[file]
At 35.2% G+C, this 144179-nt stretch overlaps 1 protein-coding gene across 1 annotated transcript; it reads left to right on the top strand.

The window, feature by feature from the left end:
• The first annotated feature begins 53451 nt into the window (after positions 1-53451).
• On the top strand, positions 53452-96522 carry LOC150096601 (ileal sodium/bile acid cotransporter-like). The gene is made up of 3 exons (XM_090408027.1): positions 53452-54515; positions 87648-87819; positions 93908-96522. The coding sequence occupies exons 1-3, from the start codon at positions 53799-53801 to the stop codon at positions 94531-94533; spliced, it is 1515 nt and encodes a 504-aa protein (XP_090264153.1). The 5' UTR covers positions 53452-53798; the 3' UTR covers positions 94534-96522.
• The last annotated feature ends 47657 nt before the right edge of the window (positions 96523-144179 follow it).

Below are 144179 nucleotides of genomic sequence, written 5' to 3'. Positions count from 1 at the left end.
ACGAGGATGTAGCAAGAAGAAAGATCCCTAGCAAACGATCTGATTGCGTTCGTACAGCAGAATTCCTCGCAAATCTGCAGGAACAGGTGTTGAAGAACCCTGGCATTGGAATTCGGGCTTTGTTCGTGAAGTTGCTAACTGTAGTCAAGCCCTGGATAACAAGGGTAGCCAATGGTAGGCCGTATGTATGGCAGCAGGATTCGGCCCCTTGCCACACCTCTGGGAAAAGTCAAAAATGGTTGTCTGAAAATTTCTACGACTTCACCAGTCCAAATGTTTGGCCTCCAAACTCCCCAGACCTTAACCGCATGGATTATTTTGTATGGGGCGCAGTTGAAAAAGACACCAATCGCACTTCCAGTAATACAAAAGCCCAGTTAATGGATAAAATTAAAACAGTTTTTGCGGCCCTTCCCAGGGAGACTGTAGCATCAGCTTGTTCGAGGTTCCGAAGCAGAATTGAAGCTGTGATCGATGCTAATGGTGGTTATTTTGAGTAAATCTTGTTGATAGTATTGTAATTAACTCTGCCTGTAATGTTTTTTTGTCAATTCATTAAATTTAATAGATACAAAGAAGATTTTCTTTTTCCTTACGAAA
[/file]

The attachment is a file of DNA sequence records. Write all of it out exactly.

At 35.2% G+C, this 144179-nt stretch overlaps 1 protein-coding gene across 1 annotated transcript; it reads left to right on the top strand.

The window, feature by feature from the left end:
• The first annotated feature begins 53451 nt into the window (after positions 1-53451).
• On the top strand, positions 53452-96522 carry LOC150096601 (ileal sodium/bile acid cotransporter-like). The gene is made up of 3 exons (XM_090408027.1): positions 53452-54515; positions 87648-87819; positions 93908-96522. The coding sequence occupies exons 1-3, from the start codon at positions 53799-53801 to the stop codon at positions 94531-94533; spliced, it is 1515 nt and encodes a 504-aa protein (XP_090264153.1). The 5' UTR covers positions 53452-53798; the 3' UTR covers positions 94534-96522.
• The last annotated feature ends 47657 nt before the right edge of the window (positions 96523-144179 follow it).

Below are 144179 nucleotides of genomic sequence, written 5' to 3'. Positions count from 1 at the left end.
ACGAGGATGTAGCAAGAAGAAAGATCCCTAGCAAACGATCTGATTGCGTTCGTACAGCAGAATTCCTCGCAAATCTGCAGGAACAGGTGTTGAAGAACCCTGGCATTGGAATTCGGGCTTTGTTCGTGAAGTTGCTAACTGTAGTCAAGCCCTGGATAACAAGGGTAGCCAATGGTAGGCCGTATGTATGGCAGCAGGATTCGGCCCCTTGCCACACCTCTGGGAAAAGTCAAAAATGGTTGTCTGAAAATTTCTACGACTTCACCAGTCCAAATGTTTGGCCTCCAAACTCCCCAGACCTTAACCGCATGGATTATTTTGTATGGGGCGCAGTTGAAAAAGACACCAATCGCACTTCCAGTAATACAAAAGCCCAGTTAATGGATAAAATTAAAACAGTTTTTGCGGCCCTTCCCAGGGAGACTGTAGCATCAGCTTGTTCGAGGTTCCGAAGCAGAATTGAAGCTGTGATCGATGCTAATGGTGGTTATTTTGAGTAAATCTTGTTGATAGTATTGTAATTAACTCTGCCTGTAATGTTTTTTTGTCAATTCATTAAATTTAATAGATACAAAGAAGATTTTCTTTTTCCTTACGAAA